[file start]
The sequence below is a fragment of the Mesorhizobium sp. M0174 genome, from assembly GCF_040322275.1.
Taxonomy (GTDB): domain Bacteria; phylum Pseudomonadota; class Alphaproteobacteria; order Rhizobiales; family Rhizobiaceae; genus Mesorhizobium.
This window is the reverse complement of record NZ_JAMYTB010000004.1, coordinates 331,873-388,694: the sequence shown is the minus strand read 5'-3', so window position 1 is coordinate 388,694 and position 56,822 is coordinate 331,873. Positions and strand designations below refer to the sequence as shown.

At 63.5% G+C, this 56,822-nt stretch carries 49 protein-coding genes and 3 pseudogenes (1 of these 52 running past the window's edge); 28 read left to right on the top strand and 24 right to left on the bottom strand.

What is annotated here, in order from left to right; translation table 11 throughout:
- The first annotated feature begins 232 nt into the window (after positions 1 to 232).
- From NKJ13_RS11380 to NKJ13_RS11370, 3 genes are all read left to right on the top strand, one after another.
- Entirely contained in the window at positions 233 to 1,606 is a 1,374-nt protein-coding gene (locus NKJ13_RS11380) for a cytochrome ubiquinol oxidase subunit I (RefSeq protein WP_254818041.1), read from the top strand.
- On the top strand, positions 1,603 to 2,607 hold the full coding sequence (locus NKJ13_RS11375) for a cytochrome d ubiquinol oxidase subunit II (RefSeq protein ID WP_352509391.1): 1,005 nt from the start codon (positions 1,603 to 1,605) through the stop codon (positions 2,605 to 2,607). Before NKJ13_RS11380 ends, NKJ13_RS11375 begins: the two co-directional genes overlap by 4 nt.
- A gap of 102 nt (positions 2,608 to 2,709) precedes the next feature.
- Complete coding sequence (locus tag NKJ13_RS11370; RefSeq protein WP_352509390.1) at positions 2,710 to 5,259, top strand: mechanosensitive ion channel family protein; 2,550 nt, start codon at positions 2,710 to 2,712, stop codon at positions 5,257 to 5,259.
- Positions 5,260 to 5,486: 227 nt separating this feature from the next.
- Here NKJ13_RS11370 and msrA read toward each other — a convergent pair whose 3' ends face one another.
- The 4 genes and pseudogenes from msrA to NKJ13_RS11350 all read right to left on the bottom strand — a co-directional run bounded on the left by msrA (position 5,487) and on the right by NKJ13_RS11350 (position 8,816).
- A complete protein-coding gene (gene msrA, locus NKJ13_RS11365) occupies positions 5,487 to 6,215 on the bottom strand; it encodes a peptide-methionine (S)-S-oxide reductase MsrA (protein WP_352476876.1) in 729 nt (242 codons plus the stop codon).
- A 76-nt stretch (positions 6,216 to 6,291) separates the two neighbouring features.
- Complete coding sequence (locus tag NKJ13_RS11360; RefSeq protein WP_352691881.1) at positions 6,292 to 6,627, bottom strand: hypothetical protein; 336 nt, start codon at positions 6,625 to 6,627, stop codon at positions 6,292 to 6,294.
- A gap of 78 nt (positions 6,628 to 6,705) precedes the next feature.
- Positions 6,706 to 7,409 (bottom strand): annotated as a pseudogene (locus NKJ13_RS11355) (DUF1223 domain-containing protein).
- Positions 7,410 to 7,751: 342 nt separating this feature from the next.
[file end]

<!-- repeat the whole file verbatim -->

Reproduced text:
The sequence below is a fragment of the Mesorhizobium sp. M0174 genome, from assembly GCF_040322275.1.
Taxonomy (GTDB): domain Bacteria; phylum Pseudomonadota; class Alphaproteobacteria; order Rhizobiales; family Rhizobiaceae; genus Mesorhizobium.
This window is the reverse complement of record NZ_JAMYTB010000004.1, coordinates 331,873-388,694: the sequence shown is the minus strand read 5'-3', so window position 1 is coordinate 388,694 and position 56,822 is coordinate 331,873. Positions and strand designations below refer to the sequence as shown.

At 63.5% G+C, this 56,822-nt stretch carries 49 protein-coding genes and 3 pseudogenes (1 of these 52 running past the window's edge); 28 read left to right on the top strand and 24 right to left on the bottom strand.

What is annotated here, in order from left to right; translation table 11 throughout:
- The first annotated feature begins 232 nt into the window (after positions 1 to 232).
- From NKJ13_RS11380 to NKJ13_RS11370, 3 genes are all read left to right on the top strand, one after another.
- Entirely contained in the window at positions 233 to 1,606 is a 1,374-nt protein-coding gene (locus NKJ13_RS11380) for a cytochrome ubiquinol oxidase subunit I (RefSeq protein WP_254818041.1), read from the top strand.
- On the top strand, positions 1,603 to 2,607 hold the full coding sequence (locus NKJ13_RS11375) for a cytochrome d ubiquinol oxidase subunit II (RefSeq protein ID WP_352509391.1): 1,005 nt from the start codon (positions 1,603 to 1,605) through the stop codon (positions 2,605 to 2,607). Before NKJ13_RS11380 ends, NKJ13_RS11375 begins: the two co-directional genes overlap by 4 nt.
- A gap of 102 nt (positions 2,608 to 2,709) precedes the next feature.
- Complete coding sequence (locus tag NKJ13_RS11370; RefSeq protein WP_352509390.1) at positions 2,710 to 5,259, top strand: mechanosensitive ion channel family protein; 2,550 nt, start codon at positions 2,710 to 2,712, stop codon at positions 5,257 to 5,259.
- Positions 5,260 to 5,486: 227 nt separating this feature from the next.
- Here NKJ13_RS11370 and msrA read toward each other — a convergent pair whose 3' ends face one another.
- The 4 genes and pseudogenes from msrA to NKJ13_RS11350 all read right to left on the bottom strand — a co-directional run bounded on the left by msrA (position 5,487) and on the right by NKJ13_RS11350 (position 8,816).
- A complete protein-coding gene (gene msrA, locus NKJ13_RS11365) occupies positions 5,487 to 6,215 on the bottom strand; it encodes a peptide-methionine (S)-S-oxide reductase MsrA (protein WP_352476876.1) in 729 nt (242 codons plus the stop codon).
- A 76-nt stretch (positions 6,216 to 6,291) separates the two neighbouring features.
- Complete coding sequence (locus tag NKJ13_RS11360; RefSeq protein WP_352691881.1) at positions 6,292 to 6,627, bottom strand: hypothetical protein; 336 nt, start codon at positions 6,625 to 6,627, stop codon at positions 6,292 to 6,294.
- A gap of 78 nt (positions 6,628 to 6,705) precedes the next feature.
- Positions 6,706 to 7,409 (bottom strand): annotated as a pseudogene (locus NKJ13_RS11355) (DUF1223 domain-containing protein).
- Positions 7,410 to 7,751: 342 nt separating this feature from the next.